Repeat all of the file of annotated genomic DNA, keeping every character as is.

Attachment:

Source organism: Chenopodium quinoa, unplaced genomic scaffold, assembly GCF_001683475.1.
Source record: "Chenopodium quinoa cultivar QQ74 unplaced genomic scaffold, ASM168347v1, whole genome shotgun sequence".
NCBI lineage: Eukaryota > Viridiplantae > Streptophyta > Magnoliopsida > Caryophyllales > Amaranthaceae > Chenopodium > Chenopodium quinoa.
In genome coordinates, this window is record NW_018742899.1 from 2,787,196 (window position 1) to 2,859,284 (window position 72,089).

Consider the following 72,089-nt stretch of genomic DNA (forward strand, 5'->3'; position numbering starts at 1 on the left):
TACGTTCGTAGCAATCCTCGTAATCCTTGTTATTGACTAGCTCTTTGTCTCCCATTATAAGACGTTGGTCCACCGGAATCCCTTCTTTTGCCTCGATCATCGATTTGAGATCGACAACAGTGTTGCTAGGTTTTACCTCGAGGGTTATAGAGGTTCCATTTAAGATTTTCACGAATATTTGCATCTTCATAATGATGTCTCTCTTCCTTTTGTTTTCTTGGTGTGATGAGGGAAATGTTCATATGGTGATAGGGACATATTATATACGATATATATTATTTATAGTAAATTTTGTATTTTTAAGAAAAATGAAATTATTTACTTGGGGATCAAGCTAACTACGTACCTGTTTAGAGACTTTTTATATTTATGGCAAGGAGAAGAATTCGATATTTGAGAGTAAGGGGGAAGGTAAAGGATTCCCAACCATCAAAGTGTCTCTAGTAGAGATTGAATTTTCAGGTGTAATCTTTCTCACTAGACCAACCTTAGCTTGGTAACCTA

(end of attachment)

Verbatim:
Source organism: Chenopodium quinoa, unplaced genomic scaffold, assembly GCF_001683475.1.
Source record: "Chenopodium quinoa cultivar QQ74 unplaced genomic scaffold, ASM168347v1, whole genome shotgun sequence".
NCBI lineage: Eukaryota > Viridiplantae > Streptophyta > Magnoliopsida > Caryophyllales > Amaranthaceae > Chenopodium > Chenopodium quinoa.
In genome coordinates, this window is record NW_018742899.1 from 2,787,196 (window position 1) to 2,859,284 (window position 72,089).

Consider the following 72,089-nt stretch of genomic DNA (forward strand, 5'->3'; position numbering starts at 1 on the left):
TACGTTCGTAGCAATCCTCGTAATCCTTGTTATTGACTAGCTCTTTGTCTCCCATTATAAGACGTTGGTCCACCGGAATCCCTTCTTTTGCCTCGATCATCGATTTGAGATCGACAACAGTGTTGCTAGGTTTTACCTCGAGGGTTATAGAGGTTCCATTTAAGATTTTCACGAATATTTGCATCTTCATAATGATGTCTCTCTTCCTTTTGTTTTCTTGGTGTGATGAGGGAAATGTTCATATGGTGATAGGGACATATTATATACGATATATATTATTTATAGTAAATTTTGTATTTTTAAGAAAAATGAAATTATTTACTTGGGGATCAAGCTAACTACGTACCTGTTTAGAGACTTTTTATATTTATGGCAAGGAGAAGAATTCGATATTTGAGAGTAAGGGGGAAGGTAAAGGATTCCCAACCATCAAAGTGTCTCTAGTAGAGATTGAATTTTCAGGTGTAATCTTTCTCACTAGACCAACCTTAGCTTGGTAACCTA